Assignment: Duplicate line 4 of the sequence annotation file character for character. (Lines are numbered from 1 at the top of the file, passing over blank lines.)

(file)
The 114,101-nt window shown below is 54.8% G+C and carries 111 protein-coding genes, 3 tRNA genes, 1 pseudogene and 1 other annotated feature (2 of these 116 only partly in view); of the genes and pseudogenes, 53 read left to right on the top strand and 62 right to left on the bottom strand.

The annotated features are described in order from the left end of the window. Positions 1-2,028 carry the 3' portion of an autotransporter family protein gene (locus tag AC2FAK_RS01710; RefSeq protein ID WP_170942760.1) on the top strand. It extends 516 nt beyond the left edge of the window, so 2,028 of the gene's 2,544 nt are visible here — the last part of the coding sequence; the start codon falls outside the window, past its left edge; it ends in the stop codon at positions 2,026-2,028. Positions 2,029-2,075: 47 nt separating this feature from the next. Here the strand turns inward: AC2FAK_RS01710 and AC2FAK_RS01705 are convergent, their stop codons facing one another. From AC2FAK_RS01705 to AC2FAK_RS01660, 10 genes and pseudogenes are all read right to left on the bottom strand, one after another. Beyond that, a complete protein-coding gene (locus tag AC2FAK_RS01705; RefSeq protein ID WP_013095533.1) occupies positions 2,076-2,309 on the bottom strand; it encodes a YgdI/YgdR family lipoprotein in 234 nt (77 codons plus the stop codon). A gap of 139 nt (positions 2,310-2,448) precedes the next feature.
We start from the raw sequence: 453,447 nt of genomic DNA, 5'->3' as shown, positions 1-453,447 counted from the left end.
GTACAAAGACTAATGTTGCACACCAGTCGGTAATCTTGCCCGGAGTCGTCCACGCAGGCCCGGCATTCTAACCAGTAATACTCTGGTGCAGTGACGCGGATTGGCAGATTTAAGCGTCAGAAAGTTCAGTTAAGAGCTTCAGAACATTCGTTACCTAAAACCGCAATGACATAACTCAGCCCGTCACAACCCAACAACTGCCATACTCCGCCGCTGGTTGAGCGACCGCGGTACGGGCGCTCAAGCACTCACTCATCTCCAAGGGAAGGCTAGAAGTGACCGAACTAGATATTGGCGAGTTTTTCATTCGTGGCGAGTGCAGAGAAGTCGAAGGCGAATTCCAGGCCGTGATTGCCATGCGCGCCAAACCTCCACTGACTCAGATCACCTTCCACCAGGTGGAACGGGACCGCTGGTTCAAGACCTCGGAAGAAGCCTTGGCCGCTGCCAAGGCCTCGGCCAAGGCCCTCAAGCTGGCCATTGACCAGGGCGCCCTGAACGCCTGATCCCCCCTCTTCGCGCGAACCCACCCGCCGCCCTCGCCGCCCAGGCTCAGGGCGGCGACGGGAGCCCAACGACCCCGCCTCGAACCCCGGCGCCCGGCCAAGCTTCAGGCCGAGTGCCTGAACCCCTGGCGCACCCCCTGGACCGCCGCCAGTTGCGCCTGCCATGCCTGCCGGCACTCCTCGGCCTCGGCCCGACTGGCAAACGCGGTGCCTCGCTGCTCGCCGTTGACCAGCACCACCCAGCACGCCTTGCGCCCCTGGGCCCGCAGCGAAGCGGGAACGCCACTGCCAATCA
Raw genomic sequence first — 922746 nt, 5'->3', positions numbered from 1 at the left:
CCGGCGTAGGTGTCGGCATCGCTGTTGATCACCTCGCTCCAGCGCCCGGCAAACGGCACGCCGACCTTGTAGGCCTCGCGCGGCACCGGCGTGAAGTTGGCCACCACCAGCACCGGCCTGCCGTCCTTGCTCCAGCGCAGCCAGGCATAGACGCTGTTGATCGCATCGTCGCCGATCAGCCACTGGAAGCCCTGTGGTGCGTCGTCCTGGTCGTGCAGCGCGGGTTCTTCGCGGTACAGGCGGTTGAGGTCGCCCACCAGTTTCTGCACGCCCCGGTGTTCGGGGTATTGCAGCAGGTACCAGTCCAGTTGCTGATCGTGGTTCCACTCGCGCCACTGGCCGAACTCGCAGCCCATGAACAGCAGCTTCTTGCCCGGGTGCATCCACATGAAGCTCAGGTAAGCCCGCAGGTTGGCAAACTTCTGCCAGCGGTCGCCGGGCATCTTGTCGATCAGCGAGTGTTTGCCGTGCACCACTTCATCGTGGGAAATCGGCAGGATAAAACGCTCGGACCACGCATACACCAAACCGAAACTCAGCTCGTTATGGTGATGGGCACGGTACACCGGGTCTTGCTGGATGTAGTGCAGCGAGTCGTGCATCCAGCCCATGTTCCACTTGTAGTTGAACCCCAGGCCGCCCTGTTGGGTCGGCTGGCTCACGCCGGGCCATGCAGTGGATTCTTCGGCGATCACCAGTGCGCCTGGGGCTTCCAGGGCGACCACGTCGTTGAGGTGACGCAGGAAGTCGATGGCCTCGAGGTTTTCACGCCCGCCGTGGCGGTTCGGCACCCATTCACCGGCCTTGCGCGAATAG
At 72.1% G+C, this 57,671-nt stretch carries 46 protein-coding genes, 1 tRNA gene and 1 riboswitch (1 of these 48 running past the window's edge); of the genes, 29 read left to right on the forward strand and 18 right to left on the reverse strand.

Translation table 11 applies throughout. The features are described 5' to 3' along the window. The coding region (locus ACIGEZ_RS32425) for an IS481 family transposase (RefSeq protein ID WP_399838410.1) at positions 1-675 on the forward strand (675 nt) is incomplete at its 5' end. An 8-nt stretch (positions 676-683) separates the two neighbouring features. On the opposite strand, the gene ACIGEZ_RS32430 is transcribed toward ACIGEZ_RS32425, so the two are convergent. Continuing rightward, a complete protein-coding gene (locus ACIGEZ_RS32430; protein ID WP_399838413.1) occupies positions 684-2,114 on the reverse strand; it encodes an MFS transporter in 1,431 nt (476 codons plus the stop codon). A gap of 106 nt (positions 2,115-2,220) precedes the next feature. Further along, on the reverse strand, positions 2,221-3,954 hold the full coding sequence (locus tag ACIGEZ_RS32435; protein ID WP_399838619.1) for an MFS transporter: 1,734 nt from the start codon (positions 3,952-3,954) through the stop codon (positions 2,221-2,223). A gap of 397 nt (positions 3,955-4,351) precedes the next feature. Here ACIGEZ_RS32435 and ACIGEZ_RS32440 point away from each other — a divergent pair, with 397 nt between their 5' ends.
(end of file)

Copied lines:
GTACAAAGACTAATGTTGCACACCAGTCGGTAATCTTGCCCGGAGTCGTCCACGCAGGCCCGGCATTCTAACCAGTAATACTCTGGTGCAGTGACGCGGATTGGCAGATTTAAGCGTCAGAAAGTTCAGTTAAGAGCTTCAGAACATTCGTTACCTAAAACCGCAATGACATAACTCAGCCCGTCACAACCCAACAACTGCCATACTCCGCCGCTGGTTGAGCGACCGCGGTACGGGCGCTCAAGCACTCACTCATCTCCAAGGGAAGGCTAGAAGTGACCGAACTAGATATTGGCGAGTTTTTCATTCGTGGCGAGTGCAGAGAAGTCGAAGGCGAATTCCAGGCCGTGATTGCCATGCGCGCCAAACCTCCACTGACTCAGATCACCTTCCACCAGGTGGAACGGGACCGCTGGTTCAAGACCTCGGAAGAAGCCTTGGCCGCTGCCAAGGCCTCGGCCAAGGCCCTCAAGCTGGCCATTGACCAGGGCGCCCTGAACGCCTGATCCCCCCTCTTCGCGCGAACCCACCCGCCGCCCTCGCCGCCCAGGCTCAGGGCGGCGACGGGAGCCCAACGACCCCGCCTCGAACCCCGGCGCCCGGCCAAGCTTCAGGCCGAGTGCCTGAACCCCTGGCGCACCCCCTGGACCGCCGCCAGTTGCGCCTGCCATGCCTGCCGGCACTCCTCGGCCTCGGCCCGACTGGCAAACGCGGTGCCTCGCTGCTCGCCGTTGACCAGCACCACCCAGCACGCCTTGCGCCCCTGGGCCCGCAGCGAAGCGGGAACGCCACTGCCAATCA